Have you worked with a writer who just wanted to do fiction or creative nonfiction on Substack?


So I'm working with a writer right now on a Substack setup, and I believe that it is her intention to just do creative writing. We are just getting started, and the Substack is to actually promote a collection of short stories that she's gonna be publishing in the fall. And so I actually think that it's a really cool opportunity for her to share some excerpts of the writing and get people really excited to read the whole book. Even though I haven't worked with a lot of people who just wanted to put their creative writing out there, I think that it's a good opportunity for creative writers to share about their writing style, especially for people who are in that short story niche. Because if you are a fan of short stories, then you know that the people who write short stories write a bunch of them in the exact content style that you really love. So if you love someone's short stories, you'll probably love all of them and so you can even make kind of micro short stories on Substack which just makes people even more excited, especially if you're publishing a collection.

I think novel writers could do that as well. I haven't worked with a client who is doing that specifically. But you know, I've also had a client who, even though her work is nonfiction, it is a very narrative style, and almost reads a novel in a way that she writes. And it's a very poetic style, even though her work is nonfiction.

And I think that that works too. I mean, I think that if people are reading your articles and your books, there's something that you can put on Substack that people will also enjoy and there's some way to format it and what that looks like would probably be different for everyone.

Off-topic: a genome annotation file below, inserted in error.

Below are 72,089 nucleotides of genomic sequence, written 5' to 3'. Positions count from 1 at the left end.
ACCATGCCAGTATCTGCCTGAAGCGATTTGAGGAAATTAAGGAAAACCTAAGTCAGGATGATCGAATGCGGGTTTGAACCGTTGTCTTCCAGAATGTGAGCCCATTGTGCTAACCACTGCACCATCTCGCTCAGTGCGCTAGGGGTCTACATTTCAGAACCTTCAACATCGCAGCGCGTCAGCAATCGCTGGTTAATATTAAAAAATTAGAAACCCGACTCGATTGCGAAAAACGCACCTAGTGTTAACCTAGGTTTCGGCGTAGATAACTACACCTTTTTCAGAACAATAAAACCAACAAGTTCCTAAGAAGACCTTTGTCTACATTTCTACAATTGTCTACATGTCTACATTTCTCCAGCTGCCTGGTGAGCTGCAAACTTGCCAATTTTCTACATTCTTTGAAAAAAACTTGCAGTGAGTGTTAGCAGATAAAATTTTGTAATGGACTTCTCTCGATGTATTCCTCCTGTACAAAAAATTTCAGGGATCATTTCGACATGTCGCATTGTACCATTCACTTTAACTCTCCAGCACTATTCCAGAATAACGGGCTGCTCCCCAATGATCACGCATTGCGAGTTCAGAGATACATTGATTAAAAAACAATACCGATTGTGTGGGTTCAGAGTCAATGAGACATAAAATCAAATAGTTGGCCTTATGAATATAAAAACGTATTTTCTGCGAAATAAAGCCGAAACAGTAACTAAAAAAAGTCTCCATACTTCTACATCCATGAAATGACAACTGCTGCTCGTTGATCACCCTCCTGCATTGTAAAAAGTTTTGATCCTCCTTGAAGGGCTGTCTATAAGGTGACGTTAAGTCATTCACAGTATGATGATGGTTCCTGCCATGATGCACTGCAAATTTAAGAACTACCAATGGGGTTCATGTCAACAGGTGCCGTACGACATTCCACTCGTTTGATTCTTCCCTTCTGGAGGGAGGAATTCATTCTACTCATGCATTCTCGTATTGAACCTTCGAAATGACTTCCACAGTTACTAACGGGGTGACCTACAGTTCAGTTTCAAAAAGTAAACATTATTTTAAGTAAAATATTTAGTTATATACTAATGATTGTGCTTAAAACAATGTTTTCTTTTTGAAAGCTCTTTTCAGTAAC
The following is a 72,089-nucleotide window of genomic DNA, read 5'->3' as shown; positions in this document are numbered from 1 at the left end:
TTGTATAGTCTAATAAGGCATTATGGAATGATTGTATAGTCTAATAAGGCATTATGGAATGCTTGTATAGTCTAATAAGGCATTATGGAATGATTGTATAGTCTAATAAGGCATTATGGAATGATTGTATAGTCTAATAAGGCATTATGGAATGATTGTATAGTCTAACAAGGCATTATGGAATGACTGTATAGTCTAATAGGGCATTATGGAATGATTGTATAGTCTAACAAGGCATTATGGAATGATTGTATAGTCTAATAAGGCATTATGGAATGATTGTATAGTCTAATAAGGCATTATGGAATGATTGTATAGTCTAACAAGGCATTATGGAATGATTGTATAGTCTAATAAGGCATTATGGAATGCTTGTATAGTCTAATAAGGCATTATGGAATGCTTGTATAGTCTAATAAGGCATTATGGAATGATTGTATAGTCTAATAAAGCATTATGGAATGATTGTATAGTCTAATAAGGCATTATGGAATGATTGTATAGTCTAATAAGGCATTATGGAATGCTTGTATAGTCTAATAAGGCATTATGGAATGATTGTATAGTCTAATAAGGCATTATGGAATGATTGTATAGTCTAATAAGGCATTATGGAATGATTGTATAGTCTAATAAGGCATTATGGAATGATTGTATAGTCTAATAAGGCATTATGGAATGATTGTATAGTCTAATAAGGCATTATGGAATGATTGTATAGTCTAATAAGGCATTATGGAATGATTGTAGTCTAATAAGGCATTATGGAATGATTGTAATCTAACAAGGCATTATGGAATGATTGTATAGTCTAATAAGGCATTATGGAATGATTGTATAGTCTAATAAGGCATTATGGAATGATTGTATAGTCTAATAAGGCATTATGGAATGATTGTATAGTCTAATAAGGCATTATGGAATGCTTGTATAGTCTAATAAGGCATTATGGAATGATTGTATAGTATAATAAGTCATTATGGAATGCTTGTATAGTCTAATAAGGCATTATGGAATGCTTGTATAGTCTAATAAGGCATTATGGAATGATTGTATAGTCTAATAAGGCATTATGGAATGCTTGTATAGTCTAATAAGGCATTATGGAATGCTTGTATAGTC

What is one common mistake that you see writers make on Substack?


I would say the biggest mistake would be not adding different content buckets and not making your navigation really smooth. I think that the more kind of different buckets of content that you put on your Substack page, the more people are gonna feel excited about it because it just looks like more. It's the difference between going to a store that has three items and going to a store that has 20 items, right? You might be more excited if somebody told you you can only go to the three-item store or you could go to the 20-item store, you're gonna be like, okay, I'm gonna go to the 20-item store because they have more stuff for me.

By breaking it out into those buckets—and this can be a really big challenge for some authors who don't feel their writings actually fall into a lot of different buckets—that that could be a real challenge for people because they're like, well, how am I supposed to fit in these buckets when I only do this style of writing?

And my suggestion to that person would be to find anything that creates a common thread between three or four different kind of subsets of your writing and make that those categories because it's just gonna make your Substack look a lot more established.

The other thing that I would say would be not providing any option for people to pay you for Substack at all. I've seen a couple of people do that and they don't wanna do it because they feel they're so new but even if it's just a couple of people who are paying your Substack a month, it's gonna make you feel more incentivized. Even if it is your sister or your mom who's paying for your Substack, you're gonna feel a lot more excited about growing that part of your work if you feel someone cares enough to pay you for it.